In the US, however, the answer is relatively simple, though in practice it’s complex. We are the United States of America — a federation of individual states working together. We are not actually a nation. That’s why we call it the FEDERAL government … not the national government.

        The Founding Fathers recognized that in a country of individuals, you’re going to have a diversity of opinions and lifestyles. By keeping the country divided into states, you allow the opportunity for individualization within a framework of cooperation. When you read their writings in what is termed the Anti-Federalist Papers, they actually discussed this. They recognized that the residence of one state might have different ways of thinking from the members of another state.

        The US Constitution allowed for a small federal government with specific (enumerated) powers and limited land holdings to take care of things that need a corporate entity. Treaties, military, the borders, interstate commerce. Representatives from the states were elected for relatively short terms to get the job done and then go back home. They made too little money working for the government to afford to be career politicians. Taxes for that federal government were kept low so that revenues would be low, so that there was limited risk of the federal government overpowering the states.

        The states held all the other powers. People within those states could vote that their state provide services that other states did not … or they could decide their state shouldn’t provide many services at all. US citizens were free to move to the state that best fit their lifestyle. Sometimes, if enough of a certain mindset moved somewhere, they changed that state’s culture and those who didn’t like it would move to another state more to their liking.

        Unfortunately, in the 20th century and forward, the federal government has grown all out of proportion of what is needed and wanted and has become an increasingly oppressive regime. That could be dismantled. It would take time and a longer view than most politicians are capable of. Gradual reductions in programs in the Departments of Health and Social Services, Education and Energy until those relatively new agencies are completely defunded would reduce the federal budget by 1/3 and could be done in a period of 10 years, with states picking up the slack as needed. Repeal of several amendments would be needed to return governmental control to the states as required by the original constitution. States would have to adjust their taxes to take on their new roles, which would require the repeal of theThe 16th to bring federal revenue into proper alignment. Repeal of the 17th would return the Senate to control by the States instead of whomever can spend the most money. The 27th needs to be rewritten to require ratification of Congressional pay raises by State legislatures. And there needs to be a few new amendments … providing for term limits and requiring a balanced budget under most circumstances. We apparently also need to make it a requirement for Congress to actually pass a budget every year since we’re now going on four years without one.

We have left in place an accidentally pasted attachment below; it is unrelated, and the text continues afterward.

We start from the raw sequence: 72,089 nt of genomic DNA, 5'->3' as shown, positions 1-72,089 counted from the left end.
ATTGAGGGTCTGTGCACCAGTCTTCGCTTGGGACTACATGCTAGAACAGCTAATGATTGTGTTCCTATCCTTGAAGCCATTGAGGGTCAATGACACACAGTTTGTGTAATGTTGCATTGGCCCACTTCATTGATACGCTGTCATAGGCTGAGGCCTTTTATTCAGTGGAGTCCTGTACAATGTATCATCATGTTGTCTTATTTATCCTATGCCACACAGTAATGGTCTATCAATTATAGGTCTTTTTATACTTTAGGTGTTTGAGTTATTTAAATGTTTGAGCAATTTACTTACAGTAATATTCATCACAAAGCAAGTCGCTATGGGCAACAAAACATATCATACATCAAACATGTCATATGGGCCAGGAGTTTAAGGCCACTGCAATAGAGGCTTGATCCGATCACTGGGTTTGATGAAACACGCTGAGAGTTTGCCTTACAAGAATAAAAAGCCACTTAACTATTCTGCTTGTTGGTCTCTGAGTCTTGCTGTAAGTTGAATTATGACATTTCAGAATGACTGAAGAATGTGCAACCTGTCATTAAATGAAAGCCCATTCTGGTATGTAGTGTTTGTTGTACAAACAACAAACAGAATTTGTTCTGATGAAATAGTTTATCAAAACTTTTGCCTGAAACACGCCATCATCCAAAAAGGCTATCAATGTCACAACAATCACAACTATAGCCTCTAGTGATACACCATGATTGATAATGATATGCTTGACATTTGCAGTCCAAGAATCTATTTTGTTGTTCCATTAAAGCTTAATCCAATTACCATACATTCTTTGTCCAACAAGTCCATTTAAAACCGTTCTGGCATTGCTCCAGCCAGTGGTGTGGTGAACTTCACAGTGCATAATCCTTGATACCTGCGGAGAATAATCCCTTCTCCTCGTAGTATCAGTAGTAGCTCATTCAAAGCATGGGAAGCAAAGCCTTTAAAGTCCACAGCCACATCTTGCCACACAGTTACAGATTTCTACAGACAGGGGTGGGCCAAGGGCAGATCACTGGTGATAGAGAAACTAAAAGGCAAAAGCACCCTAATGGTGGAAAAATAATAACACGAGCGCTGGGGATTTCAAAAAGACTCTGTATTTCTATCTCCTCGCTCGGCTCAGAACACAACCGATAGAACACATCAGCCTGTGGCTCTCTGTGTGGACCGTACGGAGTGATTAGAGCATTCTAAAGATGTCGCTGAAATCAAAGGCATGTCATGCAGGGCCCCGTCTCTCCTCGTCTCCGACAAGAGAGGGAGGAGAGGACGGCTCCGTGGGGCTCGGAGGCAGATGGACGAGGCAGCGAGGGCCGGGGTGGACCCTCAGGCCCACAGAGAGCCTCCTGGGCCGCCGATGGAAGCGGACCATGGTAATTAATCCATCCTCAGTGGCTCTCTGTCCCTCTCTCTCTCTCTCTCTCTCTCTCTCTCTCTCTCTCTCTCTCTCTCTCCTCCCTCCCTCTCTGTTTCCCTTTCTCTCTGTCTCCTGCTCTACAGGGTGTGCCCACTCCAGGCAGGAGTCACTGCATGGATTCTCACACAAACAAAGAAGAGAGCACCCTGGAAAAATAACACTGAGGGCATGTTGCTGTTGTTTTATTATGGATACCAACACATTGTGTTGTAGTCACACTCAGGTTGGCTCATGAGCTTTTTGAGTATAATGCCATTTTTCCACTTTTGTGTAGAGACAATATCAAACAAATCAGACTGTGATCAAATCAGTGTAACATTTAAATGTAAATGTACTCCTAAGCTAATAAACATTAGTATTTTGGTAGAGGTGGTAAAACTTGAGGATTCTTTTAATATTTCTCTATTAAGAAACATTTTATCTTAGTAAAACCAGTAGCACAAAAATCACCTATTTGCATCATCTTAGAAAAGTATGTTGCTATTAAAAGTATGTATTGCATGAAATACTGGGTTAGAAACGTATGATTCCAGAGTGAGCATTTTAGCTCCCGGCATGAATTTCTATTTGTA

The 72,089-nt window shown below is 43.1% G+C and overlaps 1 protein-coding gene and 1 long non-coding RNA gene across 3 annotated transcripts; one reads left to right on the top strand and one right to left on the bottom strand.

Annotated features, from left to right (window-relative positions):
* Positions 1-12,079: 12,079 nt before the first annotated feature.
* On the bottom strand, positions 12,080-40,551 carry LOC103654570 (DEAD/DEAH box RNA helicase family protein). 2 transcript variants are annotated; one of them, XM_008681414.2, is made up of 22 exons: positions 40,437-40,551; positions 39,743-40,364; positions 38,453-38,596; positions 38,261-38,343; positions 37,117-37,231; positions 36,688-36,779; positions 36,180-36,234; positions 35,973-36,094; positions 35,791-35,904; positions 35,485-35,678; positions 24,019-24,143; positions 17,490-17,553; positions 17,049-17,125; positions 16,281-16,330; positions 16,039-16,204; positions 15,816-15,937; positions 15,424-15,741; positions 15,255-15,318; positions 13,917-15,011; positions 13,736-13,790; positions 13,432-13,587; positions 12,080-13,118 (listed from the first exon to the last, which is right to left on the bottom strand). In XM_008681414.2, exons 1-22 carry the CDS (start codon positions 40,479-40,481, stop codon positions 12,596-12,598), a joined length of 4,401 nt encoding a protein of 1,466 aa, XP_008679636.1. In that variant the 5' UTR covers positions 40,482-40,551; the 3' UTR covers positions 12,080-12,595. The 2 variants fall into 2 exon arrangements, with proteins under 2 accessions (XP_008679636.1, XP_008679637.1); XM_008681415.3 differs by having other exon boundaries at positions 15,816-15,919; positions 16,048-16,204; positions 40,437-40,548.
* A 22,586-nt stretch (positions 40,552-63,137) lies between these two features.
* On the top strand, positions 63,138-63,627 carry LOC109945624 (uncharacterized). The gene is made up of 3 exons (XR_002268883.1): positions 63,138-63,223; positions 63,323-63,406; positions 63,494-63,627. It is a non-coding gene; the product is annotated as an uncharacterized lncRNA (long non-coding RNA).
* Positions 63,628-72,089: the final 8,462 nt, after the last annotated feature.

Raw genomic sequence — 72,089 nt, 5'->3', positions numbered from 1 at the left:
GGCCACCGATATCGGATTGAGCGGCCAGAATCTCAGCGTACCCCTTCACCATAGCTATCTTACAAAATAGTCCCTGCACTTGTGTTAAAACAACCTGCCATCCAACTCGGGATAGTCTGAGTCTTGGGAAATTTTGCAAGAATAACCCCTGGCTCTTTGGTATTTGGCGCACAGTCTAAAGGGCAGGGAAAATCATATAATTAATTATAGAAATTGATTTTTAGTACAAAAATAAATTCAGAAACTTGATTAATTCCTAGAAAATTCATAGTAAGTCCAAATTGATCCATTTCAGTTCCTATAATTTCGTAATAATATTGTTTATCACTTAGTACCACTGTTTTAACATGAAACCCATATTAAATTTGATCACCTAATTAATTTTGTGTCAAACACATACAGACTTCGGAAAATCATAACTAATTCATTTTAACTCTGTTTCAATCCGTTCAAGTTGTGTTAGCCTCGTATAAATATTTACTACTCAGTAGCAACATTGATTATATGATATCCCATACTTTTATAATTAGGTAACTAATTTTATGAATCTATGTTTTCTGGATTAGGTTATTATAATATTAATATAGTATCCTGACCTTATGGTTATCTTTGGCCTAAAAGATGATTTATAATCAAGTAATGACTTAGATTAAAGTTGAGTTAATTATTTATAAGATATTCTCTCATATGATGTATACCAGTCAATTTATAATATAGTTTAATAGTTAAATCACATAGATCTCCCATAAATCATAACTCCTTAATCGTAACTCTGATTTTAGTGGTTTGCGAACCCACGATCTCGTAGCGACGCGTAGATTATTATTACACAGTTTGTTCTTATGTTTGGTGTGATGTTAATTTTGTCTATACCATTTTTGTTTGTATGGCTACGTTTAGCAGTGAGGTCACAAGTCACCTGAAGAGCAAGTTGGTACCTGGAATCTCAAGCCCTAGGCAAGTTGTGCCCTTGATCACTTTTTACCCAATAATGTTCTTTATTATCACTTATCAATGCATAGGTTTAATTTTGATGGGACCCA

We need to worry less about how the “other countries do it” and concentrate on what has been good for the United States in the past and what will be good for us in the future. People who want a lot of governmental services can move to the states that provide those services. People who don’t want a lot can move to the states where less is more. Of course, if you take a look at the blue-red map, you quickly discover that the minimalist states are the ones with the majority of the resources, so the service-oriented states may find it a bit difficult to provide all those services when they have to rely on their own resources to do so.

        That allows for a clearer conversation of what liberty actually means.

        • I’m a US citizen, and I disagree with what you said: “We are the United States of America — a federation of individual states working together. We are not actually a nation. That’s why we call it the FEDERAL government … not the national government.”

          Ask the thirteen states that called themselves the Confederate States of America that left the union in 1861 what they think of the rights of individual states to act as they want.